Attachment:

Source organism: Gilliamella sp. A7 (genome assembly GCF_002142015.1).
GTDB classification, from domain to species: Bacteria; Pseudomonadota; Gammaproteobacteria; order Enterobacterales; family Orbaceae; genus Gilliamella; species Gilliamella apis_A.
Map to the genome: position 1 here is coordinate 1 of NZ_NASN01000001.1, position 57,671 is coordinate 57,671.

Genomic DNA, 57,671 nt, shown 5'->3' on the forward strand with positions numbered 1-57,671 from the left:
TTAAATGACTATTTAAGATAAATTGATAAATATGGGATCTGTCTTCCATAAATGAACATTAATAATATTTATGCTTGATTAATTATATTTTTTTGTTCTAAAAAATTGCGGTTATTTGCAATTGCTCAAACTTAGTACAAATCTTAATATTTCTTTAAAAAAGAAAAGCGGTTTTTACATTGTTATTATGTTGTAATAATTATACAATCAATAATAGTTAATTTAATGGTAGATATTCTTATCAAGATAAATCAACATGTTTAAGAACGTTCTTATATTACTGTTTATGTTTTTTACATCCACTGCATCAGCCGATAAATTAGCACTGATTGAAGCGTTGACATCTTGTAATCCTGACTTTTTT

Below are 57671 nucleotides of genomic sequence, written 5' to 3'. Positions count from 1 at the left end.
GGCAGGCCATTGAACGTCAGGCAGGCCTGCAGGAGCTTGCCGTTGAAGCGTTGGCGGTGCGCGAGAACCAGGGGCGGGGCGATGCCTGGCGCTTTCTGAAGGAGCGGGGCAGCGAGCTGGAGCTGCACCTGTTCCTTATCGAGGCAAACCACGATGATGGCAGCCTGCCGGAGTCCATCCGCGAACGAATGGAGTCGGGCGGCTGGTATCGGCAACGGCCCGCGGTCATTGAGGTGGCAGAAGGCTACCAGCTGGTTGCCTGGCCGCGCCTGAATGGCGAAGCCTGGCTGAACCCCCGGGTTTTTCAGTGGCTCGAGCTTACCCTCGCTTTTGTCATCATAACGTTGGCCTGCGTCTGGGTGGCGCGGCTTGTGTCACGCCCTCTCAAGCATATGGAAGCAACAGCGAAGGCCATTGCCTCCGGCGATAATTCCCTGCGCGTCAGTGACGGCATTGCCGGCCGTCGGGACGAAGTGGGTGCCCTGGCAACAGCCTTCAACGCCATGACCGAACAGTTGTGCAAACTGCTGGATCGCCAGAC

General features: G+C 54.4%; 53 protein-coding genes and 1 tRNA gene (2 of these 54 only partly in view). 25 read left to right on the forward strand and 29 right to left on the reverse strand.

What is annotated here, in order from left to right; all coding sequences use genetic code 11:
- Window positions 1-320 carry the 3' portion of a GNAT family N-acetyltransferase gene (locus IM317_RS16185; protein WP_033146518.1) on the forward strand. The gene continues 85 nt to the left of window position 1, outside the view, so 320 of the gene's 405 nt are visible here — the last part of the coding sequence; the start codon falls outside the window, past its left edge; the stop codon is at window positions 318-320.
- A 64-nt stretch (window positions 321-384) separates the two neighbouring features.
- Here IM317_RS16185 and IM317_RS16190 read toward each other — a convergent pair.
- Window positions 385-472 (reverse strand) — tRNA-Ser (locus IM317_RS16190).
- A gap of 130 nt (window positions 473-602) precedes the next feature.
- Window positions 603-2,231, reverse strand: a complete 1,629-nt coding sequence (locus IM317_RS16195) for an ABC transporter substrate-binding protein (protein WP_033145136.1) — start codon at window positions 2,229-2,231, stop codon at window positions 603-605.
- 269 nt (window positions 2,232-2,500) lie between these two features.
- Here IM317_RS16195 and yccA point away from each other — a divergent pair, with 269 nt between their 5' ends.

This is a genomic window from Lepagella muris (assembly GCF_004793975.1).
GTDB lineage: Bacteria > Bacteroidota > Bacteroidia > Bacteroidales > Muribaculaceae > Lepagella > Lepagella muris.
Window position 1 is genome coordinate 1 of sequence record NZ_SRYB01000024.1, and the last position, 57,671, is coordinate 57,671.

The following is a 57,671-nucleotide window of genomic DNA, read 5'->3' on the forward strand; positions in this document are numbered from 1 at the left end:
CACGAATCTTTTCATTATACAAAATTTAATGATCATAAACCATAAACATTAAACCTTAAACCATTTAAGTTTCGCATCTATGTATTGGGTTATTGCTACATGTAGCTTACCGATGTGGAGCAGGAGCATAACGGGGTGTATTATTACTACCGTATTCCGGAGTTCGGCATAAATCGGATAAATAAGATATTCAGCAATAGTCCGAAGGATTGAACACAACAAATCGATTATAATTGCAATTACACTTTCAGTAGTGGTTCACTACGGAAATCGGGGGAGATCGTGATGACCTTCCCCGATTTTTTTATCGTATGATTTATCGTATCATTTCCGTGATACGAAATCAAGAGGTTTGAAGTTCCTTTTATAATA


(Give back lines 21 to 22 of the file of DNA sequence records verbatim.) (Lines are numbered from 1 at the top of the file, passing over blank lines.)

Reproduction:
The following is a 57,671-nucleotide window of genomic DNA, read 5'->3' on the forward strand; positions in this document are numbered from 1 at the left end:
CACGAATCTTTTCATTATACAAAATTTAATGATCATAAACCATAAACATTAAACCTTAAACCATTTAAGTTTCGCATCTATGTATTGGGTTATTGCTACATGTAGCTTACCGATGTGGAGCAGGAGCATAACGGGGTGTATTATTACTACCGTATTCCGGAGTTCGGCATAAATCGGATAAATAAGATATTCAGCAATAGTCCGAAGGATTGAACACAACAAATCGATTATAATTGCAATTACACTTTCAGTAGTGGTTCACTACGGAAATCGGGGGAGATCGTGATGACCTTCCCCGATTTTTTTATCGTATGATTTATCGTATCATTTCCGTGATACGAAATCAAGAGGTTTGAAGTTCCTTTTATAATA